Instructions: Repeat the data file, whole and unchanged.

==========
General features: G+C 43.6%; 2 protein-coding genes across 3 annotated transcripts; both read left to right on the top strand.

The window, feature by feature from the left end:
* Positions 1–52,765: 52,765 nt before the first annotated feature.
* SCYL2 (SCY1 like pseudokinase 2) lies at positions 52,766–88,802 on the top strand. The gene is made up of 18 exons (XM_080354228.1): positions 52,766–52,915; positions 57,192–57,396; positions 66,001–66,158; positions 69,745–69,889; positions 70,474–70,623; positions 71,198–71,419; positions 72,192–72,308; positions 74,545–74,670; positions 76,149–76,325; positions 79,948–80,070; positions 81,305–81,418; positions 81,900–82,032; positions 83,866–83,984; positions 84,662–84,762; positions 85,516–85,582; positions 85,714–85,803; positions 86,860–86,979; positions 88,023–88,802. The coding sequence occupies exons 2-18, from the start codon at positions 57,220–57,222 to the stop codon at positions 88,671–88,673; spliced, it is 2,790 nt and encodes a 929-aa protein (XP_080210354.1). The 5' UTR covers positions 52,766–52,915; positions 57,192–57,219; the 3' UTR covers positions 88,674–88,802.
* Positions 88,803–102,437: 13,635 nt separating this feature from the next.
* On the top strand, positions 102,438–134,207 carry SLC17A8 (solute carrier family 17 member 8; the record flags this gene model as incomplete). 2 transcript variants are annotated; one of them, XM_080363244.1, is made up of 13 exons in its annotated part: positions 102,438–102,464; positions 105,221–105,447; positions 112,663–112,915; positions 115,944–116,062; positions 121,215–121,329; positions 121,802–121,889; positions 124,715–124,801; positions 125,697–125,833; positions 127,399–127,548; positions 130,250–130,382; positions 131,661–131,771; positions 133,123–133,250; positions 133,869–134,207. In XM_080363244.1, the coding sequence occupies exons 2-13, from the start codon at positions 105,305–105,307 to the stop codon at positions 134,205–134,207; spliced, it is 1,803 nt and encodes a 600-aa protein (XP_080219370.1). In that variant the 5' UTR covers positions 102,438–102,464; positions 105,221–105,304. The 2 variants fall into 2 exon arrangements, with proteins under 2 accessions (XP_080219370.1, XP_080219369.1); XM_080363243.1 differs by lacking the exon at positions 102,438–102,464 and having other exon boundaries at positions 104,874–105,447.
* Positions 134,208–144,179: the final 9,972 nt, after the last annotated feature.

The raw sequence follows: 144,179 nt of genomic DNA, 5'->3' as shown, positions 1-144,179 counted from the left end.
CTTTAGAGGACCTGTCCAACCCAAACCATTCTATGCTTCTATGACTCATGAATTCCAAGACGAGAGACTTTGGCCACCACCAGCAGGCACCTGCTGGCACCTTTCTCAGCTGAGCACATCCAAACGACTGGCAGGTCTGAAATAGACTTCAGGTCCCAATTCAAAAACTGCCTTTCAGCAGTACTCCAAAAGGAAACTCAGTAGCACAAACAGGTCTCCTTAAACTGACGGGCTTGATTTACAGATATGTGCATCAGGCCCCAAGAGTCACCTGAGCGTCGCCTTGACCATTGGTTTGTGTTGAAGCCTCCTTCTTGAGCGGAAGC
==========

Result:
General features: G+C 43.6%; 2 protein-coding genes across 3 annotated transcripts; both read left to right on the top strand.

The window, feature by feature from the left end:
* Positions 1–52,765: 52,765 nt before the first annotated feature.
* SCYL2 (SCY1 like pseudokinase 2) lies at positions 52,766–88,802 on the top strand. The gene is made up of 18 exons (XM_080354228.1): positions 52,766–52,915; positions 57,192–57,396; positions 66,001–66,158; positions 69,745–69,889; positions 70,474–70,623; positions 71,198–71,419; positions 72,192–72,308; positions 74,545–74,670; positions 76,149–76,325; positions 79,948–80,070; positions 81,305–81,418; positions 81,900–82,032; positions 83,866–83,984; positions 84,662–84,762; positions 85,516–85,582; positions 85,714–85,803; positions 86,860–86,979; positions 88,023–88,802. The coding sequence occupies exons 2-18, from the start codon at positions 57,220–57,222 to the stop codon at positions 88,671–88,673; spliced, it is 2,790 nt and encodes a 929-aa protein (XP_080210354.1). The 5' UTR covers positions 52,766–52,915; positions 57,192–57,219; the 3' UTR covers positions 88,674–88,802.
* Positions 88,803–102,437: 13,635 nt separating this feature from the next.
* On the top strand, positions 102,438–134,207 carry SLC17A8 (solute carrier family 17 member 8; the record flags this gene model as incomplete). 2 transcript variants are annotated; one of them, XM_080363244.1, is made up of 13 exons in its annotated part: positions 102,438–102,464; positions 105,221–105,447; positions 112,663–112,915; positions 115,944–116,062; positions 121,215–121,329; positions 121,802–121,889; positions 124,715–124,801; positions 125,697–125,833; positions 127,399–127,548; positions 130,250–130,382; positions 131,661–131,771; positions 133,123–133,250; positions 133,869–134,207. In XM_080363244.1, the coding sequence occupies exons 2-13, from the start codon at positions 105,305–105,307 to the stop codon at positions 134,205–134,207; spliced, it is 1,803 nt and encodes a 600-aa protein (XP_080219370.1). In that variant the 5' UTR covers positions 102,438–102,464; positions 105,221–105,304. The 2 variants fall into 2 exon arrangements, with proteins under 2 accessions (XP_080219370.1, XP_080219369.1); XM_080363243.1 differs by lacking the exon at positions 102,438–102,464 and having other exon boundaries at positions 104,874–105,447.
* Positions 134,208–144,179: the final 9,972 nt, after the last annotated feature.

The raw sequence follows: 144,179 nt of genomic DNA, 5'->3' as shown, positions 1-144,179 counted from the left end.
CTTTAGAGGACCTGTCCAACCCAAACCATTCTATGCTTCTATGACTCATGAATTCCAAGACGAGAGACTTTGGCCACCACCAGCAGGCACCTGCTGGCACCTTTCTCAGCTGAGCACATCCAAACGACTGGCAGGTCTGAAATAGACTTCAGGTCCCAATTCAAAAACTGCCTTTCAGCAGTACTCCAAAAGGAAACTCAGTAGCACAAACAGGTCTCCTTAAACTGACGGGCTTGATTTACAGATATGTGCATCAGGCCCCAAGAGTCACCTGAGCGTCGCCTTGACCATTGGTTTGTGTTGAAGCCTCCTTCTTGAGCGGAAGC